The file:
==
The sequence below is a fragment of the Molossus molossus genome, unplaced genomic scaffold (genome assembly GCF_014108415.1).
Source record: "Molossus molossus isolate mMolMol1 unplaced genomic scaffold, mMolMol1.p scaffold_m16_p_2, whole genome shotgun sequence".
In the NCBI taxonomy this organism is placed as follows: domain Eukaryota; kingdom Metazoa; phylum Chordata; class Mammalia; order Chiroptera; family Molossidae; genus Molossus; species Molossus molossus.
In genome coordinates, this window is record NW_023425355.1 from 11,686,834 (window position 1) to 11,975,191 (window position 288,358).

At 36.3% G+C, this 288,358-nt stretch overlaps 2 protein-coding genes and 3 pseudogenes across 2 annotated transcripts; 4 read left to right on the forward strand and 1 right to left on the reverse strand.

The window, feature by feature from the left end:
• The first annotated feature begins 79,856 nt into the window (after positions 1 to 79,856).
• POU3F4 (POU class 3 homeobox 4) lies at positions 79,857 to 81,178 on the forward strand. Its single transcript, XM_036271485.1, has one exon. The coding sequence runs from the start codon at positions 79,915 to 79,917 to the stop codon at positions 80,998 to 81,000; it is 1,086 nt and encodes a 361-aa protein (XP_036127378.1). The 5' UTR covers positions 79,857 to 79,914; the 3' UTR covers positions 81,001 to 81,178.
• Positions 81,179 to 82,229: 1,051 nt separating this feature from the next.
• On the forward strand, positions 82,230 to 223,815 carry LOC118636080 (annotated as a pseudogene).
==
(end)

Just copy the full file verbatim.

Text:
The sequence below is a fragment of the Molossus molossus genome, unplaced genomic scaffold (genome assembly GCF_014108415.1).
Source record: "Molossus molossus isolate mMolMol1 unplaced genomic scaffold, mMolMol1.p scaffold_m16_p_2, whole genome shotgun sequence".
In the NCBI taxonomy this organism is placed as follows: domain Eukaryota; kingdom Metazoa; phylum Chordata; class Mammalia; order Chiroptera; family Molossidae; genus Molossus; species Molossus molossus.
In genome coordinates, this window is record NW_023425355.1 from 11,686,834 (window position 1) to 11,975,191 (window position 288,358).

At 36.3% G+C, this 288,358-nt stretch overlaps 2 protein-coding genes and 3 pseudogenes across 2 annotated transcripts; 4 read left to right on the forward strand and 1 right to left on the reverse strand.

The window, feature by feature from the left end:
• The first annotated feature begins 79,856 nt into the window (after positions 1 to 79,856).
• POU3F4 (POU class 3 homeobox 4) lies at positions 79,857 to 81,178 on the forward strand. Its single transcript, XM_036271485.1, has one exon. The coding sequence runs from the start codon at positions 79,915 to 79,917 to the stop codon at positions 80,998 to 81,000; it is 1,086 nt and encodes a 361-aa protein (XP_036127378.1). The 5' UTR covers positions 79,857 to 79,914; the 3' UTR covers positions 81,001 to 81,178.
• Positions 81,179 to 82,229: 1,051 nt separating this feature from the next.
• On the forward strand, positions 82,230 to 223,815 carry LOC118636080 (annotated as a pseudogene).